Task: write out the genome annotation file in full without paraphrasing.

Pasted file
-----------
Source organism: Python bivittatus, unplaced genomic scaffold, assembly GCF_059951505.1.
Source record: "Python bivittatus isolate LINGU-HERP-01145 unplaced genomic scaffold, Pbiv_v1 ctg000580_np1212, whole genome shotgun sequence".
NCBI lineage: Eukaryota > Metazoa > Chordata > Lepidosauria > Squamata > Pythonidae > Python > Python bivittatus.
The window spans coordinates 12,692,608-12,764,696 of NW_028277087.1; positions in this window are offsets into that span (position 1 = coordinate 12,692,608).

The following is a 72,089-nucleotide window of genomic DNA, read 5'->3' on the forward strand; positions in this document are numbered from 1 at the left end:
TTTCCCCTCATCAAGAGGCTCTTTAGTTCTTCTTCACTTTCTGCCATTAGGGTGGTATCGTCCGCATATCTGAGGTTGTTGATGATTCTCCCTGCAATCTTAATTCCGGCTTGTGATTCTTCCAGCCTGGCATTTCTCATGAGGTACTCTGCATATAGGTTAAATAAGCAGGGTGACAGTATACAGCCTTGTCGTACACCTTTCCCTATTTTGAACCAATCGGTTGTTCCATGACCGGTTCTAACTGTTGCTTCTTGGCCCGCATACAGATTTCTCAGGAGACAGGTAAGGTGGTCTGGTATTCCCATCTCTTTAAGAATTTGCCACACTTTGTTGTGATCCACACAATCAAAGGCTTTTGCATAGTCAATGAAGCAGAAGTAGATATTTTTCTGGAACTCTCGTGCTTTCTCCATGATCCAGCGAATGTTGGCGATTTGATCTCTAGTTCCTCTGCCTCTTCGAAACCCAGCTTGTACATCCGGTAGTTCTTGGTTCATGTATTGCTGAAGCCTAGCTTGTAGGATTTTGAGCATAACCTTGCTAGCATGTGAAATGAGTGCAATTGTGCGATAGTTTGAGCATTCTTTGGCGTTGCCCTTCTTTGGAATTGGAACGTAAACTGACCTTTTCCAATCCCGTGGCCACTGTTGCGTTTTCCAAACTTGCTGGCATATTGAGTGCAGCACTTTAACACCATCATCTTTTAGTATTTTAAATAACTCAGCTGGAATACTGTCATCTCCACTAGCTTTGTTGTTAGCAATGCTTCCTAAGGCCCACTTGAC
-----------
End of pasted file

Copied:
Source organism: Python bivittatus, unplaced genomic scaffold, assembly GCF_059951505.1.
Source record: "Python bivittatus isolate LINGU-HERP-01145 unplaced genomic scaffold, Pbiv_v1 ctg000580_np1212, whole genome shotgun sequence".
NCBI lineage: Eukaryota > Metazoa > Chordata > Lepidosauria > Squamata > Pythonidae > Python > Python bivittatus.
The window spans coordinates 12,692,608-12,764,696 of NW_028277087.1; positions in this window are offsets into that span (position 1 = coordinate 12,692,608).

The following is a 72,089-nucleotide window of genomic DNA, read 5'->3' on the forward strand; positions in this document are numbered from 1 at the left end:
TTTCCCCTCATCAAGAGGCTCTTTAGTTCTTCTTCACTTTCTGCCATTAGGGTGGTATCGTCCGCATATCTGAGGTTGTTGATGATTCTCCCTGCAATCTTAATTCCGGCTTGTGATTCTTCCAGCCTGGCATTTCTCATGAGGTACTCTGCATATAGGTTAAATAAGCAGGGTGACAGTATACAGCCTTGTCGTACACCTTTCCCTATTTTGAACCAATCGGTTGTTCCATGACCGGTTCTAACTGTTGCTTCTTGGCCCGCATACAGATTTCTCAGGAGACAGGTAAGGTGGTCTGGTATTCCCATCTCTTTAAGAATTTGCCACACTTTGTTGTGATCCACACAATCAAAGGCTTTTGCATAGTCAATGAAGCAGAAGTAGATATTTTTCTGGAACTCTCGTGCTTTCTCCATGATCCAGCGAATGTTGGCGATTTGATCTCTAGTTCCTCTGCCTCTTCGAAACCCAGCTTGTACATCCGGTAGTTCTTGGTTCATGTATTGCTGAAGCCTAGCTTGTAGGATTTTGAGCATAACCTTGCTAGCATGTGAAATGAGTGCAATTGTGCGATAGTTTGAGCATTCTTTGGCGTTGCCCTTCTTTGGAATTGGAACGTAAACTGACCTTTTCCAATCCCGTGGCCACTGTTGCGTTTTCCAAACTTGCTGGCATATTGAGTGCAGCACTTTAACACCATCATCTTTTAGTATTTTAAATAACTCAGCTGGAATACTGTCATCTCCACTAGCTTTGTTGTTAGCAATGCTTCCTAAGGCCCACTTGAC